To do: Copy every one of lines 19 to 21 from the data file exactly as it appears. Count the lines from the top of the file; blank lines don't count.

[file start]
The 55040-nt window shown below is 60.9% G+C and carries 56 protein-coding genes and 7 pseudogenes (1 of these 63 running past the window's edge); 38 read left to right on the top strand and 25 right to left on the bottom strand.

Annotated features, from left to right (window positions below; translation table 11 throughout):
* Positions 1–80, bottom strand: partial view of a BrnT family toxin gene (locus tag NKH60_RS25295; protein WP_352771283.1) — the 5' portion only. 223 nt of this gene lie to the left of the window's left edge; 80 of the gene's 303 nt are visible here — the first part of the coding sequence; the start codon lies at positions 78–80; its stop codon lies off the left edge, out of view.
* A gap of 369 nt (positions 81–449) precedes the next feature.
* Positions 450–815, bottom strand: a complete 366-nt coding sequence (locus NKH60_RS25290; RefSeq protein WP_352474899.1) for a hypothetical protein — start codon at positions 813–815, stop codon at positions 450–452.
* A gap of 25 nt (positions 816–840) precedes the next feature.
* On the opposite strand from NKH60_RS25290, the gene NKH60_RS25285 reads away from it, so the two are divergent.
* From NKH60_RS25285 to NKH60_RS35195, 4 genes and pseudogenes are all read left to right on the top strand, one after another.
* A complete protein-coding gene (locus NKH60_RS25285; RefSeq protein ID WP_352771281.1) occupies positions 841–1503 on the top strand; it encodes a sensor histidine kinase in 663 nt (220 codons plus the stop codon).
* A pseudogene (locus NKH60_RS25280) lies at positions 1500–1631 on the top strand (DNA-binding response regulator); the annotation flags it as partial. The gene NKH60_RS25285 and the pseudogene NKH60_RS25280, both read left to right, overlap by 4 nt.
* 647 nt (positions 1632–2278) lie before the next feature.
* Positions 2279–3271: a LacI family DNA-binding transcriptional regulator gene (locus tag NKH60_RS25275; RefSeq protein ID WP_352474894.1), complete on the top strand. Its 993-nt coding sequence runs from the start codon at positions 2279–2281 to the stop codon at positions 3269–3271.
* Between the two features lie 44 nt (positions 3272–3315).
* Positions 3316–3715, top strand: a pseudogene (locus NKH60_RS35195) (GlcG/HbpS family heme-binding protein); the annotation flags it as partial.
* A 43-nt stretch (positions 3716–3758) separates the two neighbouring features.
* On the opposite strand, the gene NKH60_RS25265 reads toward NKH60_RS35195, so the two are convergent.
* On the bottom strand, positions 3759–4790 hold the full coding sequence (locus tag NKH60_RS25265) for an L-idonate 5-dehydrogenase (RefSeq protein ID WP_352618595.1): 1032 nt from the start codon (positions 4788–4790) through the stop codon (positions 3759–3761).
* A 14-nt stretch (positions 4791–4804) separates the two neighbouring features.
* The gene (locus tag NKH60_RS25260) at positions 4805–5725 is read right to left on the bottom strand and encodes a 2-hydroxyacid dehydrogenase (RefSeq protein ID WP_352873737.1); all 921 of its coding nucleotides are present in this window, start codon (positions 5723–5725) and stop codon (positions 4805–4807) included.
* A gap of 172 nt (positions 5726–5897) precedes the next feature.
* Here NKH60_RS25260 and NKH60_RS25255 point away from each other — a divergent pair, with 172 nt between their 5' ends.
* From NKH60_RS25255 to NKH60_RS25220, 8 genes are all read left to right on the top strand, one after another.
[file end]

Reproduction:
* The gene (locus tag NKH60_RS25260) at positions 4805–5725 is read right to left on the bottom strand and encodes a 2-hydroxyacid dehydrogenase (RefSeq protein ID WP_352873737.1); all 921 of its coding nucleotides are present in this window, start codon (positions 5723–5725) and stop codon (positions 4805–4807) included.
* A gap of 172 nt (positions 5726–5897) precedes the next feature.
* Here NKH60_RS25260 and NKH60_RS25255 point away from each other — a divergent pair, with 172 nt between their 5' ends.